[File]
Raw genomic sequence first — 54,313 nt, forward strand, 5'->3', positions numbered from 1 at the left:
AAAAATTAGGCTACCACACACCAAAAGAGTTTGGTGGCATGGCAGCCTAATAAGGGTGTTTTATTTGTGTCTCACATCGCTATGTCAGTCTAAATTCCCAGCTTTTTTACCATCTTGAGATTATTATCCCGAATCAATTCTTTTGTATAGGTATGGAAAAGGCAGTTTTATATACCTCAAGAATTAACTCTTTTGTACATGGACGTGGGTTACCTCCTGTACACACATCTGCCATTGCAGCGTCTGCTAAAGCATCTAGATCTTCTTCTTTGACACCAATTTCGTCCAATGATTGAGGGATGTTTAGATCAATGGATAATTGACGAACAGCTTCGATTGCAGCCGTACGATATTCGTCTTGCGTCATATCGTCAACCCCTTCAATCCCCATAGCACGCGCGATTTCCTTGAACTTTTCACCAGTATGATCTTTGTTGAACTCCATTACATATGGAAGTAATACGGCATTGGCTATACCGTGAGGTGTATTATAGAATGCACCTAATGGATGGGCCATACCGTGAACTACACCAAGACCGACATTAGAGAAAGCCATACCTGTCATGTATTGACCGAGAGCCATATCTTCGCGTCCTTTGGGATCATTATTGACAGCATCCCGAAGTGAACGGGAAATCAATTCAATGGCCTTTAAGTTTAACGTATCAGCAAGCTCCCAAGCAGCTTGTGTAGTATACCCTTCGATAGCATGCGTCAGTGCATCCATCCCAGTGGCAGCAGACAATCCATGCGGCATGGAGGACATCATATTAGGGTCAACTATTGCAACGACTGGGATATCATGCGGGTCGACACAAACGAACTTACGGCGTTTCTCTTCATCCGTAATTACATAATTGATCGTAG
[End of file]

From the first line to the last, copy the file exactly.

Raw genomic sequence first — 54,313 nt, forward strand, 5'->3', positions numbered from 1 at the left:
AAAAATTAGGCTACCACACACCAAAAGAGTTTGGTGGCATGGCAGCCTAATAAGGGTGTTTTATTTGTGTCTCACATCGCTATGTCAGTCTAAATTCCCAGCTTTTTTACCATCTTGAGATTATTATCCCGAATCAATTCTTTTGTATAGGTATGGAAAAGGCAGTTTTATATACCTCAAGAATTAACTCTTTTGTACATGGACGTGGGTTACCTCCTGTACACACATCTGCCATTGCAGCGTCTGCTAAAGCATCTAGATCTTCTTCTTTGACACCAATTTCGTCCAATGATTGAGGGATGTTTAGATCAATGGATAATTGACGAACAGCTTCGATTGCAGCCGTACGATATTCGTCTTGCGTCATATCGTCAACCCCTTCAATCCCCATAGCACGCGCGATTTCCTTGAACTTTTCACCAGTATGATCTTTGTTGAACTCCATTACATATGGAAGTAATACGGCATTGGCTATACCGTGAGGTGTATTATAGAATGCACCTAATGGATGGGCCATACCGTGAACTACACCAAGACCGACATTAGAGAAAGCCATACCTGTCATGTATTGACCGAGAGCCATATCTTCGCGTCCTTTGGGATCATTATTGACAGCATCCCGAAGTGAACGGGAAATCAATTCAATGGCCTTTAAGTTTAACGTATCAGCAAGCTCCCAAGCAGCTTGTGTAGTATACCCTTCGATAGCATGCGTCAGTGCATCCATCCCAGTGGCAGCAGACAATCCATGCGGCATGGAGGACATCATATTAGGGTCAACTATTGCAACGACTGGGATATCATGCGGGTCGACACAAACGAACTTACGGCGTTTCTCTTCATCCGTAATTACATAATTGATCGTAG